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Proposed Cuts to VOCA Endanger Services For Survivors

November 8, 2023
By Jimmy Meagher

Earlier this week, I joined our CEO Liz Roberts and our Vice President of Government Affairs Michael Polenberg in Albany to advocate for Safe Horizon’s 2024 budget priorities. Although we are hearing that next year’s budget may be tight, our message to Governor Kathy Hochul’s administration is that victims and survivors will have no place to turn if programs aren’t fully funded. Our community of victim services providers simply cannot sustain continued flat funding or, even worse, budget cuts to our programs. Budgets are values statements. They demonstrate the priorities of our elected leaders. Albany must make up for decades of underinvestment in the victim services sector and prioritize funding for programs like our Child Advocacy Centers, Domestic Violence Law Project, Community Programs, and so many others that rely on federal and state dollars to keep our doors open. The most important way Albany can do right by our community of providers and the survivors we help is to make up for shortfalls in federal VOCA funding in next year’s budget.

Victim services providers and antiviolence organizations across the country rely on many different federal funding streams to support and sustain our programs and services. One of the main funding sources that the sector relies on is the Victims of Crime Act, or VOCA. As part of VOCA, which became law in 1984, the Crime Victims Fund (CVF) was created as a non-taxpayer source of funding that supports the annual appropriation of funds for victim services. Today, VOCA funds nearly 6,500 victim services organizations across the country.

Several years ago, deposits into the CVF began to significantly decline, forcing Congress to decrease the amount of funding released for VOCA. In large part due to our collective advocacy, Congress passed the VOCA Fix Act in 2021, and President Biden signed it into law. This law directs deposits from deferred prosecutions and non-prosecution agreements to the CVF. Although the VOCA Fix Act has helped, it has not led to an increase in deposits at the rate we need it to. Because deposits into the CVF are still lower than they were at their peak, VOCA continues to face cuts, which will ultimately lead to programs laying off staff, reducing services, or closing.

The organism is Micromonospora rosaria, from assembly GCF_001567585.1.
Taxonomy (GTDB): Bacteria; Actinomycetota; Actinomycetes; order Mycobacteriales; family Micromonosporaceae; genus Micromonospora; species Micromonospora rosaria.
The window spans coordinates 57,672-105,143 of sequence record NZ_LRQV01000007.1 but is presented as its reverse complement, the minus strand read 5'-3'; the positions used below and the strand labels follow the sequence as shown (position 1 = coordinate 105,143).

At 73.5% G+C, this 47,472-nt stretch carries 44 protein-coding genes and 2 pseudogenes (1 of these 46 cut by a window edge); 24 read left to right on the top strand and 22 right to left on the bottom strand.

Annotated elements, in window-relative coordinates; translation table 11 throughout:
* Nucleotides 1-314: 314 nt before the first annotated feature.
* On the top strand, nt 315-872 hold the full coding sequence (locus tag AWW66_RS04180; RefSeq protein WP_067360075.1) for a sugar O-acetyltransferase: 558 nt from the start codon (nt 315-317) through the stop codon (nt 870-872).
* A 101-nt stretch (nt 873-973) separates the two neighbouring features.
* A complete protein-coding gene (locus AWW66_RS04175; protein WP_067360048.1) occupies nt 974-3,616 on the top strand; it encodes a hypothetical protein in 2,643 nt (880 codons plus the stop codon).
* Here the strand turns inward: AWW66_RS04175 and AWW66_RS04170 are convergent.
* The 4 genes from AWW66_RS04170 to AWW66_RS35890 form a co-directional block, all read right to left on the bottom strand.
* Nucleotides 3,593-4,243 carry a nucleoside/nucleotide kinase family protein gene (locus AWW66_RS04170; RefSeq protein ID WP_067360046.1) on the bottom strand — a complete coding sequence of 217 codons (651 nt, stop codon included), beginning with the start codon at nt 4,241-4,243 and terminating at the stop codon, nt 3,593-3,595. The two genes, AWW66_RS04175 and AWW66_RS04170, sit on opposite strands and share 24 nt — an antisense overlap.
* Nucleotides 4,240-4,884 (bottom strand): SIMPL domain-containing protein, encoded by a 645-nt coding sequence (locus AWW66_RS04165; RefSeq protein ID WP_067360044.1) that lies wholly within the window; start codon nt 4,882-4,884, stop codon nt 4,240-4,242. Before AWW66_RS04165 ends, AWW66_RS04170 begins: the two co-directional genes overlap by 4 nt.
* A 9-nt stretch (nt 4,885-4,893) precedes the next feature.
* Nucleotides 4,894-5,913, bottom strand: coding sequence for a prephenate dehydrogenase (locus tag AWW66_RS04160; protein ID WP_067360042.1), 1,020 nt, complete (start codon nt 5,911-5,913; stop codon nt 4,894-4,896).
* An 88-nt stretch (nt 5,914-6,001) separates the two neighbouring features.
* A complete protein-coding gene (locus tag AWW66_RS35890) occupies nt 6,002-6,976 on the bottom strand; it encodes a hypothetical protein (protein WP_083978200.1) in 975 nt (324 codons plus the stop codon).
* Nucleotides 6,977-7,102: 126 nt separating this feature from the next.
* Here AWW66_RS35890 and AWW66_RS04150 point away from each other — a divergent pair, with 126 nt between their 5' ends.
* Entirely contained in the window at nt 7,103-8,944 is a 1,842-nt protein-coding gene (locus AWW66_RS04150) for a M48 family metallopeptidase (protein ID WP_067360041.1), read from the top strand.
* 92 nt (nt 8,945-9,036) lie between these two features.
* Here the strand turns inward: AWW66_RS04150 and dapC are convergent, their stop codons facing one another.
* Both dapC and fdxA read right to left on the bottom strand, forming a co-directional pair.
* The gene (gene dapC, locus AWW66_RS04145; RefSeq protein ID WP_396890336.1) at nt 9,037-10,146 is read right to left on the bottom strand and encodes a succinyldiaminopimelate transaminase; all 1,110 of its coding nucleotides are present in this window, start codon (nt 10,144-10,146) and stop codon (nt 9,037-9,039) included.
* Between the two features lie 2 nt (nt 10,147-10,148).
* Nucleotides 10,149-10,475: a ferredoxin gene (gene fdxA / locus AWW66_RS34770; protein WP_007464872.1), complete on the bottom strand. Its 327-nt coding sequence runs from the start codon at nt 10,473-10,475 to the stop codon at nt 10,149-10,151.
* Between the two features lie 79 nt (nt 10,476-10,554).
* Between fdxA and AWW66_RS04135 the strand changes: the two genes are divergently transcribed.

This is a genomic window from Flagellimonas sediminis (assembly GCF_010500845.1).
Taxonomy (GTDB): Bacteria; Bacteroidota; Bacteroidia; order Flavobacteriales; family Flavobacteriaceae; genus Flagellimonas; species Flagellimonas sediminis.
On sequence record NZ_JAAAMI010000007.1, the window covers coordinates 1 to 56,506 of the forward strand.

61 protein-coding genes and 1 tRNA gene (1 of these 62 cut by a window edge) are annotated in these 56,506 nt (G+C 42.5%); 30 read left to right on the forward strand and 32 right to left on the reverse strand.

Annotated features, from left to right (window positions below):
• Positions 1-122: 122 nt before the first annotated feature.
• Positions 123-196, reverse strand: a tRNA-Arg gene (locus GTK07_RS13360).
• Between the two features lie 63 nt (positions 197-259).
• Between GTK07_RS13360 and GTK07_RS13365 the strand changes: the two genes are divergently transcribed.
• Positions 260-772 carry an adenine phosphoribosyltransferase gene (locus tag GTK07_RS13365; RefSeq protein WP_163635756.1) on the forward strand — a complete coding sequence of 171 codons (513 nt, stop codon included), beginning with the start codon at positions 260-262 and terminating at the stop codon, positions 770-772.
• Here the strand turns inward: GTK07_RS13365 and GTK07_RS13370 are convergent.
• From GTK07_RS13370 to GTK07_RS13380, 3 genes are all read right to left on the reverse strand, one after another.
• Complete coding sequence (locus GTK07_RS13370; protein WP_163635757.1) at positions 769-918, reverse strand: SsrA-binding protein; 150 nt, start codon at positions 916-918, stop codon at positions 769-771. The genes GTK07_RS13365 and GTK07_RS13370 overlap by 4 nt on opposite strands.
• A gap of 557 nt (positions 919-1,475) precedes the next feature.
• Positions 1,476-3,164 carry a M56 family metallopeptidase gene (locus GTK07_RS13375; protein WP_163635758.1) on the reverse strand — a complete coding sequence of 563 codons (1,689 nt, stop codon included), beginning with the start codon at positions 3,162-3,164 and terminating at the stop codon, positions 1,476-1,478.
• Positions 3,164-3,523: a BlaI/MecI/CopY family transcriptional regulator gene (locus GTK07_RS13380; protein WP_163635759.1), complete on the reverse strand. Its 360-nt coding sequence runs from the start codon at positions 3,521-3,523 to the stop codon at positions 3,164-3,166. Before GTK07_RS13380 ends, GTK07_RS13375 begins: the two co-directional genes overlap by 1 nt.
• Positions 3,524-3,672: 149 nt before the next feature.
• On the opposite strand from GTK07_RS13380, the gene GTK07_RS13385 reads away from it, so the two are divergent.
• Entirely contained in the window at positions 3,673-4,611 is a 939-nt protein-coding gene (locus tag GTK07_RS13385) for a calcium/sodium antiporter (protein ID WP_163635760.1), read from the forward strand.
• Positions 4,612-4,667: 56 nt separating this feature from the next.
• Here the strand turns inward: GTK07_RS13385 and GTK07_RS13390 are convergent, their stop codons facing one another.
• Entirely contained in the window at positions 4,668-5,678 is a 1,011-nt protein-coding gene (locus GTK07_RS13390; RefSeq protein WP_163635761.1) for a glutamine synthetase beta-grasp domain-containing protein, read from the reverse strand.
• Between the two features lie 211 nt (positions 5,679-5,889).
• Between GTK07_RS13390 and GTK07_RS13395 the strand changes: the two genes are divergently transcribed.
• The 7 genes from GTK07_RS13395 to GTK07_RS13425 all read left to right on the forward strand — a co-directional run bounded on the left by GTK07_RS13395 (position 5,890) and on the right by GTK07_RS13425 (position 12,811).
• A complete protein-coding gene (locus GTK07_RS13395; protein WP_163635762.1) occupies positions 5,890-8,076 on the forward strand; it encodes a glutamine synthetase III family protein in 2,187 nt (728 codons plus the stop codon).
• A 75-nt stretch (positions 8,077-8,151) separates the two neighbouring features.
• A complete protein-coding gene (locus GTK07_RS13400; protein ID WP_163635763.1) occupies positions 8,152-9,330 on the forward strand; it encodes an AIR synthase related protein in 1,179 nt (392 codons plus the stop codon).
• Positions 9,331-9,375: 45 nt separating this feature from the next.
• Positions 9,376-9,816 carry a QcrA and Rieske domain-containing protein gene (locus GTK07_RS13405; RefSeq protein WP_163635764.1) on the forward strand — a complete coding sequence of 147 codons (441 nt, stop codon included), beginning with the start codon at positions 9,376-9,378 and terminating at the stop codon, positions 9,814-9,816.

We are at a crisis point that requires both federal action and state action. In New York, our federal VOCA grant has declined $121.6 million in the past five years. The NYS Office of Victim Services (OVS) is currently warning sub-grantees that it may not have the funding to fully cover the final year of our current 3-year contracts. While we advocate for a more permanent, sustainable federal solution, New York State must invest state revenues to make up for the VOCA shortfall. Other states, including Texas and Arizona, have found the necessary resources to keep critical victim services programs afloat, and we urge Governor Hochul to do the same in New York.

In budget after budget, the Governor and legislature rightly focus on how to create and promote safe communities throughout the state. But public safety is not solely about law enforcement and the mechanics of criminal court proceedings; public safety is about housing, economic security, access to healing, and so much more. The sustainability of the victim services and antiviolence sector is an issue of public safety. Our programs provide the supports and assistance survivors need. Our programs provide shelter, food, immediate financial support, and other essential safety needs. And our programs help survivors, their families, and their communities find healing. Albany must recognize this and use state revenues to support survivors and the safety net that organizations like ours provide.

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